Mindless: The Fourth State of Awareness

Awareness: Knowledge or perception of situation or fact

Self-awareness: Conscious knowledge of one’s own character and feelings

-Oxford Dictionary


When you say you are aware, what exactly do you mean?

At the first level, nine out of ten of you would say it is about knowing what is going on around you in terms of sensory information. You may have seen it, heard it, heard about it, felt it, tasted it, smelled it or knew about it in some way. Your mind integrates what your senses received as data. Your mind, another part of it perhaps, relates this data to what is already in storage, which is in yet another part of your mind. Another part of your mind processes the data to help you decide what to do with this new input.

This highly complex neurobiological, psychological and possibly psychical process is handled by your mind with tremendous ease and speed in most cases. I use the word mind rather than brain because the intelligence system involved in this data processing is spread throughout our cellular system and not confined to your neural network in the brain.


Experts in learning say that 70 percent of what we sense as our learning is not retained or remembered. The sensory information goes in and out. Paying attention as you sense, reflecting on what is sensed and acting on reflection embed what we sense as learning.

We also term this Mindfulness. Focus, engage the senses in awareness, pay attention to what is being sensed in the present moment are key mantras of Mindfulness. Mindfulness is the foundational state of awareness in any learning process. Mindful process happens within the beta state functioning of our brain.

The problem is that we stop with Mindfulness. There are three higher stages of awareness for higher learning.


Freud and Jung spoke of two additional states of awareness beyond conscious awareness. First of these occurs at the alpha level of brain wave function. This is similar to Rapid Eye Movement or Dream state, the state below the conscious level of awareness.

In one manner or another, techniques of closed-eye trance, energy tapping, Eye Movement Desensitization and Reprocessing (EMDR) and others lead us into this space.

At this subconscious level, we learn faster and with greater ease. At deeper levels of the subconscious state, physical body awareness reduces while emotional and cognitive awareness remain high. In a dream state, you would experience the emotional effects of being attacked with no physical manifestation.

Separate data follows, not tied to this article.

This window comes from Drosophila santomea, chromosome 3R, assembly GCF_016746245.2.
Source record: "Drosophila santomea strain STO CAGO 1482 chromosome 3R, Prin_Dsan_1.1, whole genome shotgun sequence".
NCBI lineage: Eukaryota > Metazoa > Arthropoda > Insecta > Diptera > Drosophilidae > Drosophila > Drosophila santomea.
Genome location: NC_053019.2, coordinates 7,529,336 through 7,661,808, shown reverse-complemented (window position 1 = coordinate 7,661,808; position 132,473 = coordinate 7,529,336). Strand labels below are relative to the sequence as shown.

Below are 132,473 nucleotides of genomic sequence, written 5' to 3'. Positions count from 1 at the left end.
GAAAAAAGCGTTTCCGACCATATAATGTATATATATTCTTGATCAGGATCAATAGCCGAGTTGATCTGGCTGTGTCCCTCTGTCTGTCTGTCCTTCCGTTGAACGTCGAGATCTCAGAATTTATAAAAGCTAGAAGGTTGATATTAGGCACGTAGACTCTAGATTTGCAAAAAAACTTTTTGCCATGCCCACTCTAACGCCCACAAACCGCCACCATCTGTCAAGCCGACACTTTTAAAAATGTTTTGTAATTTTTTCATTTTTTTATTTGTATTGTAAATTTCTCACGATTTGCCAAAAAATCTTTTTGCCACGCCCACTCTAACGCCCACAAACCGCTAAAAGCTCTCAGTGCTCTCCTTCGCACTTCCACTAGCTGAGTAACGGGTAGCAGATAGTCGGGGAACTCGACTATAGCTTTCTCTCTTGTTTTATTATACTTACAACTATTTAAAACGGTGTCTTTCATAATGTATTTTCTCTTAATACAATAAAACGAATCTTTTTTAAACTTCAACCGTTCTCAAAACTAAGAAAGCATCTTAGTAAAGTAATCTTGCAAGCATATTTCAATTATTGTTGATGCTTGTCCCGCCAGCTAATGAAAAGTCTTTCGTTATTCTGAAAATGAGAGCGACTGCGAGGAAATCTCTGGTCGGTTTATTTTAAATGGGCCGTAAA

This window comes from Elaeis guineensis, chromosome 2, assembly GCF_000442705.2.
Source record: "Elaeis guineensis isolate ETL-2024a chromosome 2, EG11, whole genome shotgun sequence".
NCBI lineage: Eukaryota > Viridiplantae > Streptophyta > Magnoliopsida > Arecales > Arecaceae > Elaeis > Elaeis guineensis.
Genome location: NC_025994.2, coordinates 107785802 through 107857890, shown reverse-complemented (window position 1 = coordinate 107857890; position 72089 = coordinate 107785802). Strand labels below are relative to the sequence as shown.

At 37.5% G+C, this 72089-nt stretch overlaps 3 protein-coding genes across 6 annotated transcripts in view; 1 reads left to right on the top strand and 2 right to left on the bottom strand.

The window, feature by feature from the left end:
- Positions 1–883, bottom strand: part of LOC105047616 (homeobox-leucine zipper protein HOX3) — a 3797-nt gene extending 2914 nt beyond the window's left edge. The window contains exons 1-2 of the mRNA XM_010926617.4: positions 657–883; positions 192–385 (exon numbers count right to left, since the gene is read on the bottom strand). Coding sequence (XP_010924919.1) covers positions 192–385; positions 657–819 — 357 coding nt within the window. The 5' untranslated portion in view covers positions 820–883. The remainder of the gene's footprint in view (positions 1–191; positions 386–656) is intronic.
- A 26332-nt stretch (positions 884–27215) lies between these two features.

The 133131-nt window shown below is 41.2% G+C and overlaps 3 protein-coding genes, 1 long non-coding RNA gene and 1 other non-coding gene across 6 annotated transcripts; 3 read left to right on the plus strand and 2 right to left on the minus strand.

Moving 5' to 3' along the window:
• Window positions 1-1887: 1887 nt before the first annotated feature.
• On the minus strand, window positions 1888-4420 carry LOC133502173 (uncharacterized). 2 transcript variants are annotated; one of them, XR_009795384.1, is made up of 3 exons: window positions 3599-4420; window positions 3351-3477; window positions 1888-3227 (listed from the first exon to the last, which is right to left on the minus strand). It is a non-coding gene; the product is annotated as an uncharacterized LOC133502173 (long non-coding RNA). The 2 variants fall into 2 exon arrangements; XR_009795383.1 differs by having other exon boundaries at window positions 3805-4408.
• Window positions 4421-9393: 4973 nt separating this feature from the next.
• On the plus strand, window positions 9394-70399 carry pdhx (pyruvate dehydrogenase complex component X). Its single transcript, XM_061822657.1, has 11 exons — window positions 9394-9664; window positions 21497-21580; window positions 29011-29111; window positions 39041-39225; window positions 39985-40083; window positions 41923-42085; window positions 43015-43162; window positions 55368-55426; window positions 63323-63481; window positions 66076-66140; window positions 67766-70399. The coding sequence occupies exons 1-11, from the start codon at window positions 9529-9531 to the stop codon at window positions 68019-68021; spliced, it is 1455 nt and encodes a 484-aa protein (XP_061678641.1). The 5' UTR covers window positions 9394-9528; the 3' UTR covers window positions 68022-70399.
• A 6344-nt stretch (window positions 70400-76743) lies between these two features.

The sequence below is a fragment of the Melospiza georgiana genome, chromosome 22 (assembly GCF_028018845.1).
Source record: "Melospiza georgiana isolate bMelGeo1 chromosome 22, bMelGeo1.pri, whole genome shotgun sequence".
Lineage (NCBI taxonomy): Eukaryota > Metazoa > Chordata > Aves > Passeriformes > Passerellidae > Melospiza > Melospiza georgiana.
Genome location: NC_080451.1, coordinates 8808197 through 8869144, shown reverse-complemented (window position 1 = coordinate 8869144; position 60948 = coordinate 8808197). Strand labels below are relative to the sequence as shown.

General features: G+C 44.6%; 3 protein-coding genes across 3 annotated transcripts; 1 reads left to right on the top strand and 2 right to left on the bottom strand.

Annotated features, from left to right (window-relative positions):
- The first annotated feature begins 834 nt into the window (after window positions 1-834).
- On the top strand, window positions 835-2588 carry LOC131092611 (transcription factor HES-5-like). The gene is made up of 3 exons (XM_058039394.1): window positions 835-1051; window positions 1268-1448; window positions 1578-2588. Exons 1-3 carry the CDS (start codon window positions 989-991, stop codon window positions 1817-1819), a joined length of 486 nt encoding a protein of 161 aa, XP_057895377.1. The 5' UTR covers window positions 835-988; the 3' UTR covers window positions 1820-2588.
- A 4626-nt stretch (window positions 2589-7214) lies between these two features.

At the subconscious level, memories stored below conscious-level awareness can be accessed. We may even process stored memories. These can be of helping healing emotional traumas.


Eastern scriptures call the third state of awareness “Deep Sleep Awareness.” Freud and Jung termed this the unconscious mind. The Mandukya Upanishad, possibly many thousands of years old, calls this the true state of awareness.

At this level of the theta state of brain wave functioning, most of the body and mind functions are at rest. The survival mode functions, which include core memories, are active. Eastern scriptures teach processes to access this mind while conscious, and if needed, rewire the neural network and cellular intelligence. Transcendental Meditation, a Buddhist technique of Vipassana, and Yoga technique of Yoga Nidra may help you reach this state.

One can create oxytocin and reduce cortisol at will using these processes to destress, reach out and recreate one’s world.


Only the Mandukya Upanishad and a few other Eastern scriptures speak of this highest state of awareness simply called the Fourth State or Turiya. I am yet to find a reference to this state in Western psychological or neurobiological or spiritual literature and would love to know of any such reference. At this level, our brain functions at the gamma level, a state studied and recorded by Herbert Benson at Harvard.

The fourth state of awareness is a detached, disengaged, witnessing mode of consciousness, transcending the other three. This is the true “being” state where you just “are.” You are no longer an actor in the drama of your life, merely a witness.

This state of acceptance, to some the state of complete surrender to the flow of the universe, is accessible through advanced techniques like Yoga and Zen, without drugs and external manipulation.

At Coacharya, we call this the Mindless State. Zen calls it the No Mind State. We help learners learn this process to achieve mastery in coaching presence, one in which the coach is absent.

The Mindful state of awareness limits us to our sensory perceptions and to the present moment. The Mindless state helps us free ourselves from time and space boundaries and body and mind boundaries. In this Mindless Fourth State of Awareness, we realize we are a part of the universal energy. Simply put we validate Einstein.

Finally, we can glimpse our potential.

Ram Ramanathan


Ram is the Founder and a Principal at Coacharya. As the resident Master and mentor coach, Ram oversees and conducts all aspects of coaching and training services offered under the Coacharya banner.


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